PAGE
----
DINKY 107 STRIPEY THE MAGIC MINI (1967-1969):
The model was issued in 1967 and deleted in 1969, it was not a good seller. Because of its rarity it’s one of the most expensive Dinkys to purchase today.
The Magic Mini was based on the 183 Morris Mini Minor (automatic) first produced in 1966. The model featured an opening bonnet, two opening doors and seats that could fold forward, to let the rear passengers in.
On the right hand side of the bottom plate the ‘183’ number was blanked but not replaced with ‘107’.
The Magic Mini came with the Bearandas and Candy and Andy figures
It was weird, very weird….
There was one variant which had spun wheels. The 106 Prisoner Mini Moke, produced at the same time also had these two different wheel types.
CANDY AND ANDY COMIC AND BOOKS:
In 1966 between the end of ‘Thunderbirds’ and the start of the ‘Captain Scarlet’ TV series, Gerry Anderson came up with a bold concept for a new project. He had already designed the Candy and Andy puppets to feature in a real life style comic strip. They were then photographed by Doug Luke, which could then lead to a new TV series.
However, the new idea was given a unanimous thumbs down by television executives, but undeterred, Anderson turned his idea into a print franchise, spawning 154 issues of a comic and several books. The whole sorry episode lasted less than three years but it was long enough to screw-up a generation of under 5s. Welcome to the world of “Candy and Andy”:
Candy and Andy were just like any other children, except that they are plastic and live with two panda bears called Mr. and Mrs. Bearanda. Why? No one knows. They all drive around in a Mini called Stripey, which was a very trendy car in the 60’s and suitably painted in the fashion style of the time.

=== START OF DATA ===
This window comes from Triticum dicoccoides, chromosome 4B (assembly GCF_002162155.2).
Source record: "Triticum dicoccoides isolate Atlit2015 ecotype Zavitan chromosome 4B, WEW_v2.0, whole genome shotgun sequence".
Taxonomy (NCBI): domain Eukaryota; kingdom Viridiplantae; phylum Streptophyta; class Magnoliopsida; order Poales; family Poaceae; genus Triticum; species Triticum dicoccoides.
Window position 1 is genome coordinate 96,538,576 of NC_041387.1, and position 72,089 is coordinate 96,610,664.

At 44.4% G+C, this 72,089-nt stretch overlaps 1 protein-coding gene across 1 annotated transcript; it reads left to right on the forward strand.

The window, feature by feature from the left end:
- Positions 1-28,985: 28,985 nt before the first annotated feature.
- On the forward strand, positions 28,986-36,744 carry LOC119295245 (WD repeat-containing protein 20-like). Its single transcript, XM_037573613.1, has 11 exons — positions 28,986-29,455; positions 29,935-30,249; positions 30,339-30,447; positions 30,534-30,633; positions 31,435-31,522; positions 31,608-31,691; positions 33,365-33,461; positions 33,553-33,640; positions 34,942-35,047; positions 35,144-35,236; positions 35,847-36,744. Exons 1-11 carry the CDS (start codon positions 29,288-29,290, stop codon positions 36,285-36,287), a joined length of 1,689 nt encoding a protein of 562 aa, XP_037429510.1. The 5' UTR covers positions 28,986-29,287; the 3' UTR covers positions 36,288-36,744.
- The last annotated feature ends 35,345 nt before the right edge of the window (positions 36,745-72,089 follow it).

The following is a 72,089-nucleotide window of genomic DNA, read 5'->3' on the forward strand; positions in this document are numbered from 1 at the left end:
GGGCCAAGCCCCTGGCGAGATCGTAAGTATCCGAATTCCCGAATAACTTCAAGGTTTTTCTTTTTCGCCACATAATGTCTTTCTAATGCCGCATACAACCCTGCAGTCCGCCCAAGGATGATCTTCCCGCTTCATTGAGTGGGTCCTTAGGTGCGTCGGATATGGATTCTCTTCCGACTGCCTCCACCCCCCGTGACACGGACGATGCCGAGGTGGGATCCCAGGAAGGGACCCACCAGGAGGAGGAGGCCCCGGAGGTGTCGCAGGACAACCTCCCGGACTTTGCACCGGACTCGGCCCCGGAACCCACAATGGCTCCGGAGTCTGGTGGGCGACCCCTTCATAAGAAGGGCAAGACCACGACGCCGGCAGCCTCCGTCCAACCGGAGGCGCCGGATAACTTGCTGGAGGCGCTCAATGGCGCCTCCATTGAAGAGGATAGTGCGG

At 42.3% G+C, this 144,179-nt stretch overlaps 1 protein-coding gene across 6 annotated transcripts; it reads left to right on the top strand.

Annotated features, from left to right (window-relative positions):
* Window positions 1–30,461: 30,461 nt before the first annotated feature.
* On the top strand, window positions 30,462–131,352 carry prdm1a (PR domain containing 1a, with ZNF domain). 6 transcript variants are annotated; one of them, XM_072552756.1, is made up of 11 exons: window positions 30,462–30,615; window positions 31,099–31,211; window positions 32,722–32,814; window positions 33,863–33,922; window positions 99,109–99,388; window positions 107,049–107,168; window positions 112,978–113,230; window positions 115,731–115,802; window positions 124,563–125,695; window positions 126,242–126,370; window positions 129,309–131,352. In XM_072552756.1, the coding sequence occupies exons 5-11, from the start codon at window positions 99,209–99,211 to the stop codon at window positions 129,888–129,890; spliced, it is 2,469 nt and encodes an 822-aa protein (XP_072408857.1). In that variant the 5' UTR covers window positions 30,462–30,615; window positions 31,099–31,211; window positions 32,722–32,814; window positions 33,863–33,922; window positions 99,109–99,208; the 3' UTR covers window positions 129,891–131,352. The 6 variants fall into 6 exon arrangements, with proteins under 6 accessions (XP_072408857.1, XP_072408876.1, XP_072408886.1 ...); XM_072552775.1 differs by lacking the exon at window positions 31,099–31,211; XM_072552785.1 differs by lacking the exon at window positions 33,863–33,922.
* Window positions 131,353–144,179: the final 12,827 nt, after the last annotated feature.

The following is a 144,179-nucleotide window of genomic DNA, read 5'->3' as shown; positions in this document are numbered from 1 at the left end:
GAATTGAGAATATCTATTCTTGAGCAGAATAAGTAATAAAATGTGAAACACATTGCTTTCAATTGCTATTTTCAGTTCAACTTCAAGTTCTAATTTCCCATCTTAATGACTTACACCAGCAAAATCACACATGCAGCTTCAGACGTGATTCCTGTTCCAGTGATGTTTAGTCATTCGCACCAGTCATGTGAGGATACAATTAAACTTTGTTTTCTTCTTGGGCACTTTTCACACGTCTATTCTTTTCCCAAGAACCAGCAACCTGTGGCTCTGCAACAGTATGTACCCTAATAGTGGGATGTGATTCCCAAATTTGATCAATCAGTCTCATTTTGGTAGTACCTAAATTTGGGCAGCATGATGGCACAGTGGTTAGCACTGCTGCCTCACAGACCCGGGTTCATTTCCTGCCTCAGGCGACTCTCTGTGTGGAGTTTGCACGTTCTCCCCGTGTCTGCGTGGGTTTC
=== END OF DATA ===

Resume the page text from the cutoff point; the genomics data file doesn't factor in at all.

PROP v ACTUAL:
The 107 Mini was a pretty good replica of the car used in the comic series. Note: Lots of kids in the car and no seat belts, ah the heady free days of the sixties.
This is one of the best Dinky boxes made. It’s bright and colourful and displays both the model and the supplied figures extremely well.
And for those who had no idea who Candy and Andy, or even the Bearandas were, the box provided a helpful explanation. Possibly leaving more questions than answers.
Low cloud over the toy shop.
The Magic Mini only appeared in the 1968 catalogue.
3 thoughts on “107: Stripey The Magic Mini”
Query. I was looking at item 264437230006 on Ebay uk. This has solid hubs (not drilled through like the ones on here). The hubs also look suspiciously like the spun hubs on the 104 spv.
Is the item above a (later) variant? Are the hubs on all of these the same as one of the sizes on the spv? The hubs on the standard dinky mini are different to the 107.( And no I am not tempted to descend into insanity and buy one)
Thanks for sharing this, its very helpful. I have not seen this variation before but it’s certainly possible as the Prisoner 106 Mini Moke had a spun hub version the same as this variant (see this site!). I think the 104 SPV spun wheel has a slightly larger centre cone though. Cheers Kevin
Seen through the eyes of people today, this was oddly creepy. Candy and Andy would go out into the countryside with some real children, and help friendly grown ups doing things… I had this comic book as a child, before ‘TV21’, and I loved it. Saw one recently, in a charity shop, and it felt oddly distasteful. I think even the great Jamie Anderson is a bit puzzled by the whole concept. Anyway, the ‘Stripey’ set was elusive from the get go. I remember spending a lot of a holiday with my parents searching for one in most of the toyshops in the west country, but to no avail. (I never got one – but, to put it into context, several years later, I got two ‘Gabriels’ for my birthday, from different relatives – and I had no idea what it was, as ‘The Secret Service’ wasn’t shown in my part of the country. Typical). No wonder it’s so expensive nowadays.
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